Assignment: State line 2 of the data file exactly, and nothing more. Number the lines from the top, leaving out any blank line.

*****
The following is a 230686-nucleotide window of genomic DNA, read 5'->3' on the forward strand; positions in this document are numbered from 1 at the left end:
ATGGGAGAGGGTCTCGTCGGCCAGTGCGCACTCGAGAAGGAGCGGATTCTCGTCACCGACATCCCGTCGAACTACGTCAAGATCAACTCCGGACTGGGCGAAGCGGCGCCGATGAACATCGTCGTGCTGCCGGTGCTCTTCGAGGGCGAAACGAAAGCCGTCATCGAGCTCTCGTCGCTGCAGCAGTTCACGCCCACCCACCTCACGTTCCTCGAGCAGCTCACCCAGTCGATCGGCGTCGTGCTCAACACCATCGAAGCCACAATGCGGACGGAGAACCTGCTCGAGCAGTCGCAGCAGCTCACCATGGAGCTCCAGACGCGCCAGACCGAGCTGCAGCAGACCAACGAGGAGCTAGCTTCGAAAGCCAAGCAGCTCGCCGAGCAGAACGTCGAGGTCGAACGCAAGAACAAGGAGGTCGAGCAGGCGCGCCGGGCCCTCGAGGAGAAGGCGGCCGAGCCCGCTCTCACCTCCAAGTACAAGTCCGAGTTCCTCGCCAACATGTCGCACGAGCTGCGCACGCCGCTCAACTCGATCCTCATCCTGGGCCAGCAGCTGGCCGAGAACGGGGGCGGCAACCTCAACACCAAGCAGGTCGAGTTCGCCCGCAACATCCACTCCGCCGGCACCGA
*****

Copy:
ATGGGAGAGGGTCTCGTCGGCCAGTGCGCACTCGAGAAGGAGCGGATTCTCGTCACCGACATCCCGTCGAACTACGTCAAGATCAACTCCGGACTGGGCGAAGCGGCGCCGATGAACATCGTCGTGCTGCCGGTGCTCTTCGAGGGCGAAACGAAAGCCGTCATCGAGCTCTCGTCGCTGCAGCAGTTCACGCCCACCCACCTCACGTTCCTCGAGCAGCTCACCCAGTCGATCGGCGTCGTGCTCAACACCATCGAAGCCACAATGCGGACGGAGAACCTGCTCGAGCAGTCGCAGCAGCTCACCATGGAGCTCCAGACGCGCCAGACCGAGCTGCAGCAGACCAACGAGGAGCTAGCTTCGAAAGCCAAGCAGCTCGCCGAGCAGAACGTCGAGGTCGAACGCAAGAACAAGGAGGTCGAGCAGGCGCGCCGGGCCCTCGAGGAGAAGGCGGCCGAGCCCGCTCTCACCTCCAAGTACAAGTCCGAGTTCCTCGCCAACATGTCGCACGAGCTGCGCACGCCGCTCAACTCGATCCTCATCCTGGGCCAGCAGCTGGCCGAGAACGGGGGCGGCAACCTCAACACCAAGCAGGTCGAGTTCGCCCGCAACATCCACTCCGCCGGCACCGA